2014 Statistics: .222/.345/.326, 20 SB, 96 wRC+
2014 Level/Roster Status: Low-A/Non-40
Second base quickly went from an area of great strength for the Yankees to an area of concern when Robinson Cano decided to take his talents to the Space Needle last winter. The development of talent at second base is now a top priority within the organization and coming into this season there was probably no more promising prospect than 2013 second round pick Gosuke Katoh. After tearing up the Gulf Coast League during a 50-game stint in 2013, Katoh began 2014 with Low-A Charleston. However, adjusting to higher quality pitching in the South Atlantic League proved to be more challenging for him than was anticipated.
As a left-handed batter with a wiry frame and slap-hitting style, Katoh has been described as an Ichiro Suzuki-type hitter with perhaps a bit more pop. Unfortunately, his slaps rarely found holes and his pop was nowhere to be found in his sophomore year. By the numbers, his batting average dipped by nearly 90 points and his slugging percentage plummeted by about 200 points compared to his successful rookie campaign. On top of that, he used his excellent speed to steal 20 bases but was also caught 10 times, meaning his work on the base paths actually hurt his overall production. While it would have been nice to see him climb the organizational ranks at least up to Tampa in 2014, this kind of year will likely result in the Yankees being cautious with any promotion even in 2015. Baseball America also did not think much of Katoh, noting in the end-of-season SAL chat "The less said about Gosuke Katoh, the better."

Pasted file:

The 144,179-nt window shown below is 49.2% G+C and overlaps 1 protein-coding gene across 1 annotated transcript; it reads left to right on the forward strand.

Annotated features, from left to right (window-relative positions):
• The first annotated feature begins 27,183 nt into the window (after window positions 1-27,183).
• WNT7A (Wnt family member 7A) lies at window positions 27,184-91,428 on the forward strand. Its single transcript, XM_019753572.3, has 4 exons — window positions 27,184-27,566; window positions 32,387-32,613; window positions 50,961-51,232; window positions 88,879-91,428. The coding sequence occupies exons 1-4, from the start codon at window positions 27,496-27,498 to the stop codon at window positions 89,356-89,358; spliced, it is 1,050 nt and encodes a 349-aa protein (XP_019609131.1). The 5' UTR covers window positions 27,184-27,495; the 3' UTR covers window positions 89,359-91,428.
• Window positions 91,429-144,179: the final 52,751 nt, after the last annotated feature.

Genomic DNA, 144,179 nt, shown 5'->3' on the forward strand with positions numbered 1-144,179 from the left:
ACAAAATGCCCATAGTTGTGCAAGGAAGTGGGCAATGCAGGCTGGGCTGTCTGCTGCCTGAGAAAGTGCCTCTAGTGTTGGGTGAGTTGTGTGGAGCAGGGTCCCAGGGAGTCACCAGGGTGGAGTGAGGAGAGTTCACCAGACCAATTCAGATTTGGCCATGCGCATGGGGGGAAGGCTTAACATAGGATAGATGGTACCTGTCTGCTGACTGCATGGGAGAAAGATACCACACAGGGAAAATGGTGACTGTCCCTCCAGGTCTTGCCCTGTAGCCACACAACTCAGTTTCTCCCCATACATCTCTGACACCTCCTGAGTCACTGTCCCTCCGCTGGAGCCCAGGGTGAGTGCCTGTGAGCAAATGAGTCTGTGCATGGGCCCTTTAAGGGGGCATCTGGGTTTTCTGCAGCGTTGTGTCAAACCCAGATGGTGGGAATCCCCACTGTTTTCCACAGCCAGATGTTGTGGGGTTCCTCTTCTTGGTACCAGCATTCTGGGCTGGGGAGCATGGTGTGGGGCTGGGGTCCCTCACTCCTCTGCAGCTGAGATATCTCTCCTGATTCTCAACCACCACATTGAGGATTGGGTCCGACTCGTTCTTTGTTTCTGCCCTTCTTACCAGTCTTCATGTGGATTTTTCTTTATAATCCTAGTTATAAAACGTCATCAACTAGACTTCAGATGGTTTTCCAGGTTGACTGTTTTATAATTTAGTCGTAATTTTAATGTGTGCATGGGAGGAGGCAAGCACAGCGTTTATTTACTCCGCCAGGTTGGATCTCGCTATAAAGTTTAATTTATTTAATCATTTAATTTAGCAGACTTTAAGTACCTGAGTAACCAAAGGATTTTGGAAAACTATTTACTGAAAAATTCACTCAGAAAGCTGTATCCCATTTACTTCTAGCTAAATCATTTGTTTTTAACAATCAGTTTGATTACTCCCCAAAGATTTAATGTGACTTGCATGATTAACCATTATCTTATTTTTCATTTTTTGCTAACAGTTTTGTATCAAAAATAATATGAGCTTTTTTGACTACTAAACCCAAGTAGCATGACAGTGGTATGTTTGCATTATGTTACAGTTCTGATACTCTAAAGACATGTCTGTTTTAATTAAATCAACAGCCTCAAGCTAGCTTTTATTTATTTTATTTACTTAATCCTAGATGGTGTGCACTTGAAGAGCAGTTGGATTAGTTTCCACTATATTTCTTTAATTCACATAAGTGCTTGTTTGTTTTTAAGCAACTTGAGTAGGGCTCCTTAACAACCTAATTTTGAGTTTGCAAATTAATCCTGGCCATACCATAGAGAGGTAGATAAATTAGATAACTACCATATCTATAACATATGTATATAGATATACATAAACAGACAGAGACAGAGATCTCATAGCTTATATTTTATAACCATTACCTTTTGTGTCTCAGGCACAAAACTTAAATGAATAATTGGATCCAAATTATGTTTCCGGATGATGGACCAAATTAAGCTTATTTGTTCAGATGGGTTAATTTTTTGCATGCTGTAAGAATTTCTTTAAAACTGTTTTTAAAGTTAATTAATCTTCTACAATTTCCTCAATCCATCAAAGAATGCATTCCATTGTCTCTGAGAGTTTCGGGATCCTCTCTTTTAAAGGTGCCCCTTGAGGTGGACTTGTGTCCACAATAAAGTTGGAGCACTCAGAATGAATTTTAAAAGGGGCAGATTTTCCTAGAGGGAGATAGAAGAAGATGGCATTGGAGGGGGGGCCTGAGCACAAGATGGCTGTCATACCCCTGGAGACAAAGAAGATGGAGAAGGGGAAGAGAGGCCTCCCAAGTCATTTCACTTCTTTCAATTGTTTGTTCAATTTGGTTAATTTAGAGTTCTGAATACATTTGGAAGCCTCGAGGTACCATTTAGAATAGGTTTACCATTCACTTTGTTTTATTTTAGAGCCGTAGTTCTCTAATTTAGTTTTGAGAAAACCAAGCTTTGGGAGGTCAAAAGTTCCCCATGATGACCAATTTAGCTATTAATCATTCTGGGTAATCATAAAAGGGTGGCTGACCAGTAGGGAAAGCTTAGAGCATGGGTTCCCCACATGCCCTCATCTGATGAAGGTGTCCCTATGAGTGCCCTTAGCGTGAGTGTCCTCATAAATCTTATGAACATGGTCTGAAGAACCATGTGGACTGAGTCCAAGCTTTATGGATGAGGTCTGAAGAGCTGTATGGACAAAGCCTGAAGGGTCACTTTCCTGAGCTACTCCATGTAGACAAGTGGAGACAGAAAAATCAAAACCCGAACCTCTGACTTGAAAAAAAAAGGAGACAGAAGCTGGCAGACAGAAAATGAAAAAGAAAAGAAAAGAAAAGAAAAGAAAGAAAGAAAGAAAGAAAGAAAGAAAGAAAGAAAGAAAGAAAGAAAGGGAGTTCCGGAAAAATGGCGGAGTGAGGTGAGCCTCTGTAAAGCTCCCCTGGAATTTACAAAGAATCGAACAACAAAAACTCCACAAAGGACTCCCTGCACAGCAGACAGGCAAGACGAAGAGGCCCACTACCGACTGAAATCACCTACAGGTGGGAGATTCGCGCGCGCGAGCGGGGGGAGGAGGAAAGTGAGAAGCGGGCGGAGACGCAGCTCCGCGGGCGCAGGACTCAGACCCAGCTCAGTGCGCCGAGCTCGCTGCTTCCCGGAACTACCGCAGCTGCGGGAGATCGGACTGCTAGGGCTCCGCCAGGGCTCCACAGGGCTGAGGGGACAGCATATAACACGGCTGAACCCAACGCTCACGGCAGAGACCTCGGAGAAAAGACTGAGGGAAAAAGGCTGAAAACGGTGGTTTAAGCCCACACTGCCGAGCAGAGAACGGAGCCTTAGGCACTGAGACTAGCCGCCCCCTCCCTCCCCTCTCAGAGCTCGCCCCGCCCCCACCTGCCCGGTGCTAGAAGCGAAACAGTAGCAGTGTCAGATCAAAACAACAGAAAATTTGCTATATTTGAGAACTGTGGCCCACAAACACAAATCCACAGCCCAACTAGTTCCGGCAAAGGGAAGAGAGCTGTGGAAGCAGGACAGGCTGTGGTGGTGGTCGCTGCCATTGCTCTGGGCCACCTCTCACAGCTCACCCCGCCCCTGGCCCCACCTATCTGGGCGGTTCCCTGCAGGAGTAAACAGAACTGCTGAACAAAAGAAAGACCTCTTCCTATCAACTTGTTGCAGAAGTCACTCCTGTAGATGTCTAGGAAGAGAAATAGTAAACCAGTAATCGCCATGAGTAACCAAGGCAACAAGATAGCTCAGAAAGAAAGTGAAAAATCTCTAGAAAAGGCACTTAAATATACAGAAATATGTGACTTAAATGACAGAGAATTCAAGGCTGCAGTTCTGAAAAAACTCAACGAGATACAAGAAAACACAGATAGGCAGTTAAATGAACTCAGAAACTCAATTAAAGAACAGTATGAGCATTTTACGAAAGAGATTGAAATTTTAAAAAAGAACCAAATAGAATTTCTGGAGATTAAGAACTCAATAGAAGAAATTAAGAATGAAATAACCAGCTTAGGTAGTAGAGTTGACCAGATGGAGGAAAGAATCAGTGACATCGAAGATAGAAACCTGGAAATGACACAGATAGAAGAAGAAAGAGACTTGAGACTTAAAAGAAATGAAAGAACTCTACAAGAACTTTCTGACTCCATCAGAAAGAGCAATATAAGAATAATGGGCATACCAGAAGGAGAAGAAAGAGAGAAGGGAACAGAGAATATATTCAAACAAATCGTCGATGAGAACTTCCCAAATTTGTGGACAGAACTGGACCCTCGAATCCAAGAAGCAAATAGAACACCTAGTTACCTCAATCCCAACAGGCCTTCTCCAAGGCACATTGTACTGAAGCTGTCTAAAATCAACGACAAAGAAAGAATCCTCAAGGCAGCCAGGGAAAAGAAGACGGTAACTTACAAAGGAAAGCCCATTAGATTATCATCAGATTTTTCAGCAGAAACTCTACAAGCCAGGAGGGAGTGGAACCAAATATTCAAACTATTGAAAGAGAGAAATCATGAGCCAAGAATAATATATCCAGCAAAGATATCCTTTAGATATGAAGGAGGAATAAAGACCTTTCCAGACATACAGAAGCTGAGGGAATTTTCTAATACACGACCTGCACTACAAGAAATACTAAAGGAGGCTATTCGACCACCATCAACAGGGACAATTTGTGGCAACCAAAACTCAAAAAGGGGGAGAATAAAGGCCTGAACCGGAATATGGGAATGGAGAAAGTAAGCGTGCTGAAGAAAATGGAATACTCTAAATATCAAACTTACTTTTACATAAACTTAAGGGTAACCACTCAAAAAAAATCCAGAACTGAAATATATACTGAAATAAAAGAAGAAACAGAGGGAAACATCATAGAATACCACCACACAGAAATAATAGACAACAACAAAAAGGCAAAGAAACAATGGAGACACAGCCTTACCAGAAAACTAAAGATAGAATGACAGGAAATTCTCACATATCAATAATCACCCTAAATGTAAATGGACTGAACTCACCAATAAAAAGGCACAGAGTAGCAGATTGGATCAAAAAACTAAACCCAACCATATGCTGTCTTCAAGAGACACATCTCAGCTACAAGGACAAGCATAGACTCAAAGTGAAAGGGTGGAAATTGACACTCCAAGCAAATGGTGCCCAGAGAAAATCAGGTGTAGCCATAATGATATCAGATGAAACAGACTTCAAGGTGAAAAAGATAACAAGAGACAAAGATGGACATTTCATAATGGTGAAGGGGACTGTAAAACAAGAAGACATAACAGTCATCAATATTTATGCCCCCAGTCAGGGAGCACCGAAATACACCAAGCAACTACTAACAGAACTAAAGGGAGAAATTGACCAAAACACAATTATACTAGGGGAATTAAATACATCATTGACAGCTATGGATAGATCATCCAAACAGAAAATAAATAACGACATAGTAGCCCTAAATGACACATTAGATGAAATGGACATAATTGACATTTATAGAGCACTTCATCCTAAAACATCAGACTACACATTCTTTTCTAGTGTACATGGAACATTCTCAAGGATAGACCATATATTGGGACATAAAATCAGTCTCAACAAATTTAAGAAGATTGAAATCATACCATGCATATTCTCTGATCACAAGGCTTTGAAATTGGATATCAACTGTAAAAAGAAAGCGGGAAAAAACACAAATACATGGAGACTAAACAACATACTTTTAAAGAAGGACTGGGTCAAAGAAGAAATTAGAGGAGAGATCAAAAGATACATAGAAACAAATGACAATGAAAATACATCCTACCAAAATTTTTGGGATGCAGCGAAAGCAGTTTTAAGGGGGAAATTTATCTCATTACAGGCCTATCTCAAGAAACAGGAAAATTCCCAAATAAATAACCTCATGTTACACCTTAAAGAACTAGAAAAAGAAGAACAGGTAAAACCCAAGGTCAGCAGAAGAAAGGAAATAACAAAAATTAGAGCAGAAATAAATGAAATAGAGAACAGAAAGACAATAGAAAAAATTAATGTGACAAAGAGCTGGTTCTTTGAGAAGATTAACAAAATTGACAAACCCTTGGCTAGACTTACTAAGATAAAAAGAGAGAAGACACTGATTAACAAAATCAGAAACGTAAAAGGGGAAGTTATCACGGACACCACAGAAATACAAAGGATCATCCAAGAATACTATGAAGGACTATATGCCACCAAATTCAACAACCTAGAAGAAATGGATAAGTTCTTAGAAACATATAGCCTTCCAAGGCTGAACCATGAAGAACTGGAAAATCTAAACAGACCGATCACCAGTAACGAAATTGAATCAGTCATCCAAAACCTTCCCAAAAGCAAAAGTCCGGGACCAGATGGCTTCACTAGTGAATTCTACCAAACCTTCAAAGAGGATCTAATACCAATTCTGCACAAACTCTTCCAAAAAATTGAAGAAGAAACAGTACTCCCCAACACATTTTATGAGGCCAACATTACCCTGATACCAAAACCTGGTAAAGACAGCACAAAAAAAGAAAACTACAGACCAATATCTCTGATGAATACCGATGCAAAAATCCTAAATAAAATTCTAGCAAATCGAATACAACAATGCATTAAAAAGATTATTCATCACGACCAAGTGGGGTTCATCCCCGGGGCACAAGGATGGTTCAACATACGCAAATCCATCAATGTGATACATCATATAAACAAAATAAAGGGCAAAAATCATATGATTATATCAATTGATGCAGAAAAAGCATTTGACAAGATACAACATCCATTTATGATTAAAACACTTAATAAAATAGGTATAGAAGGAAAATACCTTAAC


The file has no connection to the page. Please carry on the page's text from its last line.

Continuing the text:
All is not lost for the young second baseman though. He was drafted with the reputation of being a great fielder and that reputation is still intact thanks to a fine year with the glove. He also showed improvement at the plate as the year wore on. Even if his final slash line was nothing to write home about, it was right around average compared to his peers, and his second half line (.251/.382/.337) looks much better than his first half (.191/.302/.315). Furthermore, those numbers prove that he can maintain a solid on-base percentage even when his batting average dips thanks to his high walk rate. That's a very good sign that he can turn things around offensively. If you still need a reason to be optimistic about Katoh, look no further than his birth date. He just turned 20 years old and isn't finished growing into his six foot two frame yet. With more bulk should come more power and he has plenty of time to improve his plate skills before anyone could consider him a lost cause. Let's hope 2014 was just a small bump in the road for Katoh.